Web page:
Advertiser Disclosure: The products that appear on this site may be from companies from which MagnifyMoney receives compensation. This compensation may impact how and where products appear on this site (including, for example, the order in which they appear). MagnifyMoney does not include all financial institutions or all products offered available in the marketplace.

Advertiser Disclosure

Investing

Large-Cap vs. Small-Cap Stocks: What’s Your Risk Appetite?

Editorial Note: The content of this article is based on the author’s opinions and recommendations alone and is not intended to be a source of investment advice. It has not been previewed, commissioned or otherwise endorsed by any of our network partners.

Investing professionals use the terms large-cap stock and small-cap stock to refer to larger and smaller companies. The “cap” in both terms refers to market capitalization, or the total market value of a firm’s shares.

Market capitalization is calculated by multiplying the number of a firm’s shares by the price of the shares. When comparing small-cap and large-cap stocks, it’s important to understand that they differ on more than just size or market cap — they also offer different levels of risks and returns.

What are small-cap stocks?

Small-cap stocks are generally considered to be shares of companies with a market capitalization between $300 million and $2 billion. Strict definitions aside, some people stretch that range to include companies with larger market capitalizations.

“Some will say, ‘We consider anything up to $5 billion to be a small cap,’” said Kashif Ahmed, a certified financial planner in Bedford, Mass. “But most people will tell you it’s generally $2 billion or less.”

Many small-cap stocks are penny stocks, meaning their shares are priced under $5. These smaller companies ostensibly have more room to grow, giving shareholders the opportunity to realize substantial gains on these investments. Conversely, they can lose value very quickly, and small-cap stock volatility reflects this dichotomy. As a result, small-cap penny stocks are considered highly risky investments.

When he’s trying to explain small-cap stocks to a client, certified financial planner Michael Yoder will often show them a list of the top 25 holdings in a small-cap index and ask them how many names they recognize. “The two that get recognized the most are DocuSign and Fair Isaac,” said Yoder, who works in Walnut Creek, Calif.

Small-cap stocks are more volatile

Since small-cap stocks are shares of smaller companies, their stock prices tend to swing more widely. The Russell 2000 — an index that tracks 2,000 small-cap stocks — has proven to be significantly more volatile than the S&P 500, which tracks 500 large-cap companies.

“Over the last 10 years, small caps have been 42% riskier,” Yoder said. “To be specific, ETFs that track the Russell 2000 index have been 42% more volatile over the past 10 years than ETFs that track the S&P 500.”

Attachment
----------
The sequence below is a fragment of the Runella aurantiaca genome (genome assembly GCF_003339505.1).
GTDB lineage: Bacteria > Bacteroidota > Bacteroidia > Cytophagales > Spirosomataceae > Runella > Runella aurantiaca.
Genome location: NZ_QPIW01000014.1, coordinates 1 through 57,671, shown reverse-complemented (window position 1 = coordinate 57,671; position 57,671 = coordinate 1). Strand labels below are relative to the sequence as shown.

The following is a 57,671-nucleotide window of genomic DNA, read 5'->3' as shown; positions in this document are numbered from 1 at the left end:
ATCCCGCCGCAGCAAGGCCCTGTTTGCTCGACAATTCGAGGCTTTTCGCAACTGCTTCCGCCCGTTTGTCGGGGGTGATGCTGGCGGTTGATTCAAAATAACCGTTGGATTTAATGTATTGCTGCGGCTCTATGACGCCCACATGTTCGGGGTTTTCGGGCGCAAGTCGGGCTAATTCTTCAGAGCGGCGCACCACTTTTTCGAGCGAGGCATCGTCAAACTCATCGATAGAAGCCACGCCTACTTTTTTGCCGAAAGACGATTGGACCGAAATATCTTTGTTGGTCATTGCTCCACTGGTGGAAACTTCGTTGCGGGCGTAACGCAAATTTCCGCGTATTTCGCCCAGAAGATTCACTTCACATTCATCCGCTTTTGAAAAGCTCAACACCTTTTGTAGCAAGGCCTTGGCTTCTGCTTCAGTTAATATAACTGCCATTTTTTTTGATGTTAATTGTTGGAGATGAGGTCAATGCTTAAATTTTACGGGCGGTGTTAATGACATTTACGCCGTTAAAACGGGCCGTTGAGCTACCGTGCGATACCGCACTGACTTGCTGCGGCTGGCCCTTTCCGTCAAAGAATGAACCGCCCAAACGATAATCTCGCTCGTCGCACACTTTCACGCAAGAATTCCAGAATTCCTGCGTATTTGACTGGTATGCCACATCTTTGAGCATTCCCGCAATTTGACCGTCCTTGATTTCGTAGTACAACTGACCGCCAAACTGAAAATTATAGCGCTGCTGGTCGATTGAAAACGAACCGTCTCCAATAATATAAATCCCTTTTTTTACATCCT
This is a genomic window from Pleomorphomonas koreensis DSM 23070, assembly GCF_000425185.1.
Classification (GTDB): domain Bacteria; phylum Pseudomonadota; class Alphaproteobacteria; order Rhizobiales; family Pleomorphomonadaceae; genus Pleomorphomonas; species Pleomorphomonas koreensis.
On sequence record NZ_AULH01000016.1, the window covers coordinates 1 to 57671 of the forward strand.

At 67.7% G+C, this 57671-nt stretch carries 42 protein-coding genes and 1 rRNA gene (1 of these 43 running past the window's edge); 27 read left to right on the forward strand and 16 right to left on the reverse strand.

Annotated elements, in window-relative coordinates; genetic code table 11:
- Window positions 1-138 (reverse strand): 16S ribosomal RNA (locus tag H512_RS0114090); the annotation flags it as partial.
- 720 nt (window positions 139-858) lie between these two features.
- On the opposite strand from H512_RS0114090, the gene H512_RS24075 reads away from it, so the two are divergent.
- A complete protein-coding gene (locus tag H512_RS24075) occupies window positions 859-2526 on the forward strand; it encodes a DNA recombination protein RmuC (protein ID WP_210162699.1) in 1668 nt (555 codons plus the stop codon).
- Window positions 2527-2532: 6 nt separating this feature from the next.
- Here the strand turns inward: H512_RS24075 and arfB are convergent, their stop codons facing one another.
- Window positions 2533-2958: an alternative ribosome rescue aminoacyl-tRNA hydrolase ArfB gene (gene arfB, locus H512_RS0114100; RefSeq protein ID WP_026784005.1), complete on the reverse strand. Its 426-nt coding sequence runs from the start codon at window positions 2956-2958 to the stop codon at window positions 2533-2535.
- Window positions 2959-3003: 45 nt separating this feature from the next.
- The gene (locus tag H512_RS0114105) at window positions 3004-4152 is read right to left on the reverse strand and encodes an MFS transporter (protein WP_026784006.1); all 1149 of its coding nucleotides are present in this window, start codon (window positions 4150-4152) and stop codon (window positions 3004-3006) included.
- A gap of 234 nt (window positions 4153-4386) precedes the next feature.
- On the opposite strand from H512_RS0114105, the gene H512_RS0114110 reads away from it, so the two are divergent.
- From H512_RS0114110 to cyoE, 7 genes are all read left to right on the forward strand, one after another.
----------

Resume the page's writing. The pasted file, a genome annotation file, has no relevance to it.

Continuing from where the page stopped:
Although small caps are a chancier venture, there’s also the potential for great performance. Small caps have historically outperformed large-cap stocks. There’s greater room for growth and opportunities to get in on the ground floor, so to speak, at a company that soars in later years.

And not all small-cap companies are startup companies taking risky bets. A small-cap company could just as easily be a company that makes light bulbs. “And everybody needs to buy light bulbs,” Ahmed said.

Small-cap stock features

  • Market capitalization of $300 million to $2 billion
  • Stocks are more volatile
  • Outperform large-cap stocks over the long term
  • Tend toward more aggressive growth strategies
  • Smaller percentage of them pay dividends

What are large-cap stocks?

Most people define large-cap stocks as shares of companies with a market capitalization of $10 billion or more. Large-cap stocks are shares of companies you’ve probably heard of: Apple, Exxon, Google and Coca-Cola are all large-cap companies.

Are large-cap stocks high-risk? Not generally. These companies tend to be established and well-known, although they’re not all decades-old behemoths. “Tesla is a relatively new company, but it has a gigantic market capitalization,” Ahmed said. “Whereas Ford and General Motors and Chrysler have been around forever, and their market cap combined is less than Tesla’s.”

Large-cap stocks: Less volatility, lower growth potential

Although they’re less volatile, large-cap companies are typically slower-growing. Consider that of the biggest companies at the beginning of 2000, only three out of 10 have grown, seven of the 10 are smaller and only Microsoft is still in the top 10.

“People see these big companies as unsinkable ships,” Yoder said. “Twenty years ago, people would’ve said, ‘What could possibly happen to General Electric?’ Now it’s a quarter of the size it was two decades ago.”

So while you may think that putting all your money in today’s large-cap companies is a solid investing strategy, it could backfire. “Trees don’t grow to the sky,” Yoder said. “The reason small caps sometimes outperform is they simply have more room to grow.”

Large-cap stocks pay dividends

There is one thing large-cap companies have over small-cap companies: payment of dividends. While fewer than four in 10 small-cap companies pay dividends, large-cap companies are often established enough to pay dividends out of revenues.